Benefits of Cherries for Rats
Cherries consist of about 18% of the daily required vitamin C intake. The presence of vitamin C is necessary for the formation of collagen, a protein that gives the eyes structure. Several studies found that vitamin C may stop the development of cataracts and slow down the loss of vision. Also, the presence of vitamin A in cherries which contains beta-carotene is essential for clear vision and healthy eyes.
Reduces Inflammation in Rats
Cherries may provide several health benefits as a result of their high plant compound content. All cherries contain antioxidant and anti-inflammatory substances, though the kind and quantity might differ depending on the variety. Cherries are particularly rich in polyphenols, a broad group of plant compounds that can help prevent cellular damage, minimize inflammation and enhance overall health.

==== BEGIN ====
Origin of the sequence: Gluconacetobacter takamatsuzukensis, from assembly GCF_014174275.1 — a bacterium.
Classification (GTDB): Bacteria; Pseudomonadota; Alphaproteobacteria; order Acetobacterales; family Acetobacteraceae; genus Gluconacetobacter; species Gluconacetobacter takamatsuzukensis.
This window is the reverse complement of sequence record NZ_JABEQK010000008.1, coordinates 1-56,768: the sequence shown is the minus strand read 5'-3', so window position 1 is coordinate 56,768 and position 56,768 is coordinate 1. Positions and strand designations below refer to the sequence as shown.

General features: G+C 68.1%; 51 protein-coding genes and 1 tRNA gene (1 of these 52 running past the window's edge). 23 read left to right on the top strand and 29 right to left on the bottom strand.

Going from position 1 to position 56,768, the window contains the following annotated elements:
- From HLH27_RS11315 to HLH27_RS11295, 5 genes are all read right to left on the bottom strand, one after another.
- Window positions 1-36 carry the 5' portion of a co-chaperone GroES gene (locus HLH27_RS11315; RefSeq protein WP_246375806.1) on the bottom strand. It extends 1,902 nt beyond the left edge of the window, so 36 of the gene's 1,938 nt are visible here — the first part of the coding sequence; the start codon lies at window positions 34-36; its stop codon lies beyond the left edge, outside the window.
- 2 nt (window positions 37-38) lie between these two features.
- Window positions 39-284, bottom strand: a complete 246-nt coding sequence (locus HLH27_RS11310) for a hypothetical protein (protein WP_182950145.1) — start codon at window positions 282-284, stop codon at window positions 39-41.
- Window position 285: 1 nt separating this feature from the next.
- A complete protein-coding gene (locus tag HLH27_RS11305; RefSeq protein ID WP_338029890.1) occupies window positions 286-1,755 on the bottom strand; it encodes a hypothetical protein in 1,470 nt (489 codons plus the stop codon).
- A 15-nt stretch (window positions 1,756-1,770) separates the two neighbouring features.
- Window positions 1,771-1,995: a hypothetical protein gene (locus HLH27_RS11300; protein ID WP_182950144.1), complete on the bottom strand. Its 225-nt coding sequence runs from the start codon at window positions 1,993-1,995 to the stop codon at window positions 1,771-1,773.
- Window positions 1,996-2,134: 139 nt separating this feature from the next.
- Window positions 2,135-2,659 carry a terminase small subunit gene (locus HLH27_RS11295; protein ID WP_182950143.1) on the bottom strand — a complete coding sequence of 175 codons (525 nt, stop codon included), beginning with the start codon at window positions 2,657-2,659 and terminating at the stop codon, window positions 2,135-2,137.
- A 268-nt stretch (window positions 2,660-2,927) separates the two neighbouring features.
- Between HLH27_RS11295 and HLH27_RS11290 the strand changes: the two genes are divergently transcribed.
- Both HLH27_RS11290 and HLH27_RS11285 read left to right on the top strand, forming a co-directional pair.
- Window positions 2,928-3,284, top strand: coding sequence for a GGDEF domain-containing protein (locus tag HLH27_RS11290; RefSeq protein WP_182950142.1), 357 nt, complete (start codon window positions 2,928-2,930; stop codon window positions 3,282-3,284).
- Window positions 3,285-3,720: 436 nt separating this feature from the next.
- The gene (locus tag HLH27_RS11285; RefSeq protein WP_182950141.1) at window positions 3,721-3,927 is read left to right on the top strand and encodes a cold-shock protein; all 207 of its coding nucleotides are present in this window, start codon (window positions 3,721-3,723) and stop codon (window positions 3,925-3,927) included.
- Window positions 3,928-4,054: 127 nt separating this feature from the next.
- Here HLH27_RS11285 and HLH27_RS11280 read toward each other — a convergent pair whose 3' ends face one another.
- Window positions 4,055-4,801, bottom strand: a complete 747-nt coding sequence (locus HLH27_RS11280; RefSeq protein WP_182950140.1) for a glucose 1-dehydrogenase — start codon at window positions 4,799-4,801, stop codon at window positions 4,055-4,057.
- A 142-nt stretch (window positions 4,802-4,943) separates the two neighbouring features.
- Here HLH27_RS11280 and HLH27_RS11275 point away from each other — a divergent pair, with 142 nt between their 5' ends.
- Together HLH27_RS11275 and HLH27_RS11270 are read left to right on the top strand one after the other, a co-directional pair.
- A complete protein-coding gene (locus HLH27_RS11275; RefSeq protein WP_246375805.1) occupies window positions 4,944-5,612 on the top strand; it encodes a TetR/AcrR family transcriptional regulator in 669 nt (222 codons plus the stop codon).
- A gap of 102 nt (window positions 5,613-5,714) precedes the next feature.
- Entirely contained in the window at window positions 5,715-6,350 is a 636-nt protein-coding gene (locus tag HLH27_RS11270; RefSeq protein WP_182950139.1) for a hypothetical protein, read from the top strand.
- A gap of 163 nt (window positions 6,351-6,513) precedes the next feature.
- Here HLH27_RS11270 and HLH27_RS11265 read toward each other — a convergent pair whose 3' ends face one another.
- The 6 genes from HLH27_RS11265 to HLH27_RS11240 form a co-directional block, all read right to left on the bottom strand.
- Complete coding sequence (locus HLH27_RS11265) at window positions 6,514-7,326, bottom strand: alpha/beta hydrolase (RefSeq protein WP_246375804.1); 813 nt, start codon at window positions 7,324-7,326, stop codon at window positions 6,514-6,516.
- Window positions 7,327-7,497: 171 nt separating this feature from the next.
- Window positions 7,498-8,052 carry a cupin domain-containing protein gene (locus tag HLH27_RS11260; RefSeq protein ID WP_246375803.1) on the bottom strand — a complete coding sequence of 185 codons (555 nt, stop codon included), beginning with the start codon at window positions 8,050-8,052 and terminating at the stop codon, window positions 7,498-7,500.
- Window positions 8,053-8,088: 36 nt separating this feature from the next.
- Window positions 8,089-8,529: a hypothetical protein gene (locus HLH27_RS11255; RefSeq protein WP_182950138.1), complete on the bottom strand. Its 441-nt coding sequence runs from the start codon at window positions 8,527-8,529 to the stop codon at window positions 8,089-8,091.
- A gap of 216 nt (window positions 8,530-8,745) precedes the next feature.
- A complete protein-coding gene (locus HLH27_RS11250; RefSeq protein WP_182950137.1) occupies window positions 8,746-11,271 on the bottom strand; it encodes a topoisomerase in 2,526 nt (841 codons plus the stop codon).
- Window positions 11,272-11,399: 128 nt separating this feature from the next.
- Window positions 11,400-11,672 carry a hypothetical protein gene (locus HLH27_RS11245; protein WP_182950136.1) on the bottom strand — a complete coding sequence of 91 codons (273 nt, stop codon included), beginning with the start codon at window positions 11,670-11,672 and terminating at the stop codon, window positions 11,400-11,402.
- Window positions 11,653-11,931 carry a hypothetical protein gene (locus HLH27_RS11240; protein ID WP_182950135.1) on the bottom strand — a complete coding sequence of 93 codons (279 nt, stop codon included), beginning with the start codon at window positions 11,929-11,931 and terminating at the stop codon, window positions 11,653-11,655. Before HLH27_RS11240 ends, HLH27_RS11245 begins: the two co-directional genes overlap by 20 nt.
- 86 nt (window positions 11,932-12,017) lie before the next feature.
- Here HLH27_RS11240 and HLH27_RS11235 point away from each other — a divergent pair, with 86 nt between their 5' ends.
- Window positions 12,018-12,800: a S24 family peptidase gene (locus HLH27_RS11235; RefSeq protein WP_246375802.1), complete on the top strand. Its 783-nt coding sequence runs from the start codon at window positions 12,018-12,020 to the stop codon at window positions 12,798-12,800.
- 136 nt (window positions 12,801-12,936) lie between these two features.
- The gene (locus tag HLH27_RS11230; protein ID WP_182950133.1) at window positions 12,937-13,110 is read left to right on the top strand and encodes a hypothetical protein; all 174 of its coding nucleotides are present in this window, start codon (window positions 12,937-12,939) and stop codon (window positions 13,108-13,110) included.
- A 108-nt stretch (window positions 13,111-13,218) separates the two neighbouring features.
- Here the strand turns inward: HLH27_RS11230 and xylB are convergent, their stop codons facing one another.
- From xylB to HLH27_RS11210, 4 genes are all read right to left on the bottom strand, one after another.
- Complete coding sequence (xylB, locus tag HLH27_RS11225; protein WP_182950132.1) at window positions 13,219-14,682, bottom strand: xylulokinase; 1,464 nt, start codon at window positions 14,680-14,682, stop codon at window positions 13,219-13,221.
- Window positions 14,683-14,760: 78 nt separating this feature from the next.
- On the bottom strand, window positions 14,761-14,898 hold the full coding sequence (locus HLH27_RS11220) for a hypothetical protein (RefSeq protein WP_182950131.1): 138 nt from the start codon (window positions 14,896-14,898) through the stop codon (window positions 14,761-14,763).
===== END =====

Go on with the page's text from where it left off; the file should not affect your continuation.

Decreases Blood Pressure
Cherries provide several nutrients that may help decrease blood pressure, including polyphenols and potassium. Polyphenols are a kind of antioxidant that can fight against oxidative damage. An extensive observational study from 2018 found that consuming more polyphenols may decrease blood pressure.
Enhances Bone Health
Pre-clinical research has found that sour cherries are a good source of phenolic chemicals and anthocyanins, and can alleviate age-related bone loss. Cherries also contain potassium and calcium, all of which are essential for enhancing bone health.
Regulates Blood Sugar Levels
Consuming cherries in moderation will not increase blood sugar because they contain a compound called anthocyanins. These substances enhance the production of insulin and help regulate blood sugar levels. Cherries have a very low glycemic index even though they contain a high sugar content. They've been found to regulate blood sugar for diabetic rats and can be mixed with nuts, grains, and seeds to further decrease the glycemic spike related to consuming sugar.